Now that it's spring, it’s a perfect time to conduct an in-depth cleanup of your finances and address any unkempt areas. Here are 10 ways how to organize your finances so you can have a fresh financial life before the start of summer.

  1. Refresh Your Budget: A genuine and practical budget is the #1 tool in your financial lineup. So, let’s take a close look at what you spend, how much you make, and your financial goals. If you have never set up a budget, consider a tool like our customized spending plan or join MyMoney. MyMoney is an online tool that can automatically track your spending and help you categorize and budget your finances. A few questions to ask yourself when setting up your budget:
        • What are your monthly expenses?
        • Is your budget realistic?
        • Is your budget filled with wants or needs?
        • Do you have an emergency savings fund?
        • Are you overspending in certain categories?
        • Did you leave room for fun?
  1. Check Your Credit Score: As part of your financial spring cleaning, it’s a great idea to review your credit report and ensure that there aren’t any inaccuracies or incorrect information. Your credit report determines your credit score, so having incorrect information on your report can radically lower your overall credit score. A lower credit score can cause you to be denied credit or make you pay more with a higher interest rate on loans.

  2. Scrub Your Bills: Everyone has monthly bills to manage, but are you overspending in unnecessary areas? Look at your recurring expenses and figure out if it’s time to cancel some subscriptions or negotiate for a better rate and make sure all your bills are up to date. It may be time to streamline your subscription services. Another great idea to ensure you pay your bills on time each month is to automate the payment. This is especially important if you struggle with deadlines

  3. Make Money Moves: Literally. If you’re doing well with your finances and have extra funds, maybe it’s time to consider investing? Or did you leave a 401(k) at a former employer? Take this opportunity to roll it over into your new plan or an individual retirement account. There are a lot of money moves opportunities.

  4. Set New Financial Goals: Once you’ve got your day-to-day finances in order, it’s a great time to make a couple of medium and longer-term financial goals. Sit down with your partner, spouse or loved ones and ask yourself where you want to be in 5, 10, or 40 years? Are the financial choices you’re making right now likely to lead you where you want to go? If not, identify easy steps that you can take now to put you on the right path. Are you on track to retire in the way and at the time you’d like? Do you have any wants like buying a new car/house, saving for a family, or going on a vacation? These are all perfect things to consider when trying to set some financial goals.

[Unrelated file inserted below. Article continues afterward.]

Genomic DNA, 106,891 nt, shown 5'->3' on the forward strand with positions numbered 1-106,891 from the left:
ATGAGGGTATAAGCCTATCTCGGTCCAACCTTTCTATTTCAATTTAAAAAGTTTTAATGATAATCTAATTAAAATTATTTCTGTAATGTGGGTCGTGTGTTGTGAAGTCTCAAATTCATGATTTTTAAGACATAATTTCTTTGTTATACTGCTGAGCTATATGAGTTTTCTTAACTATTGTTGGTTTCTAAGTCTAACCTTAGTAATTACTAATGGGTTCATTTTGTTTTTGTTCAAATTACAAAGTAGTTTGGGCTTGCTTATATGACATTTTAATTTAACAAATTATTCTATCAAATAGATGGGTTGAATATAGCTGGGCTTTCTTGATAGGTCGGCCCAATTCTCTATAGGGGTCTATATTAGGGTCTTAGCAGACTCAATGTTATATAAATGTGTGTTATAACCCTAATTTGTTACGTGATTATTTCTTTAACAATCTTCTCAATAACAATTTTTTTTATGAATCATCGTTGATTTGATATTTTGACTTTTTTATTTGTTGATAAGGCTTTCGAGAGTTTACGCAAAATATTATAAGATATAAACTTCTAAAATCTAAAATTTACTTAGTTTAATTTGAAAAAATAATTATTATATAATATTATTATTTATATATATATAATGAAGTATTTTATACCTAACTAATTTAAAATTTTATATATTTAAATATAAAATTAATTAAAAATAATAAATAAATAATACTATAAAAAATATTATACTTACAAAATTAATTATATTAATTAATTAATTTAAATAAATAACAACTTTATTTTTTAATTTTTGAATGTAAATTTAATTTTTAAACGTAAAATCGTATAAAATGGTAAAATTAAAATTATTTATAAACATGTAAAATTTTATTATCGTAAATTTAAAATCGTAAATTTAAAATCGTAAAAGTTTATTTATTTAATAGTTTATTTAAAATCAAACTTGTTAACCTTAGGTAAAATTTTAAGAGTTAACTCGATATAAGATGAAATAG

5. Evaluate Your Insurance Coverage: As you go through life your insurance needs change, too. When was the last time you looked at all your insurance policies? There are a lot of options for insurance like life insurance. If you or your partner were to suddenly pass away, where would that leave your loved ones? The same question goes for having a will. If the worst were to happen, the last thing that you’d want is for your loved ones to have to deal with financial uncertainty and lawyers. If you already have life insurance and a will in place, it’s always good to annually review them and verify all the information is still correct.

  6. Zero Out Mobile App Balances: If you’re a frequent user of apps like PayPal, Venmo, or cash app don’t forget to transfer your money into your bank accounts. If you let your money sit in these apps it means you aren’t earning any interest and if you’re not earning interest, you’re losing money-saving opportunities.

  7. Stash Savings in a Higher-Yielding Saving Accounts: If you’re looking to gain more interest in your savings you may want to consider opening a higher-yield savings account. These kinds of accounts can earn you better interest rates and that means more money back in your pocket.

  8. Shred Old Financial Documents: Now we’re really spring cleaning with this one! We all have those old documents lying around the house but don’t know when to get rid of them. Well, I’m here to tell you, that it’s time to shred those unneeded papers and declutter your space. Go through your files and shred older documents. The IRS recommends that you keep at least 3 years as well as the present year of your tax returns. You’ll also want to keep records such as those pertaining to assets you own like your house, car, or stocks, but you can get rid of that bank statement or electric bill from 5 years ago to an account that you don’t even have anymore.

  9. Give Yourself a Boost: Finally, it’s time to reward yourself with a ‘treat yourself' moment. If all your finances are in order, start thinking forward. Maybe it’s time to bump up your 401(k) contributions or adjust your vacation savings? Maybe you want to make extra payments on any debt like student loans, credit cards, car payments, or your mortgage? Just make sure you leave some money to have fun and enjoy.

You’ve got some solid first steps now to clean, fold, and press your finances so you can look forward to the rest of the year. If you’re unsure about what you should be doing with your money or what is the next best financial step for you, check out our “Hierarchy of Financial Needs” - it serves as the framework for our financial wellness program. Our hierarchy can help you, no matter what your financial situation may be, determine the next-best place to put your hard-earned dollars. We use this hierarchy to guide individuals as we work with them to properly prioritize their financial lives and help them achieve their unique financial goals.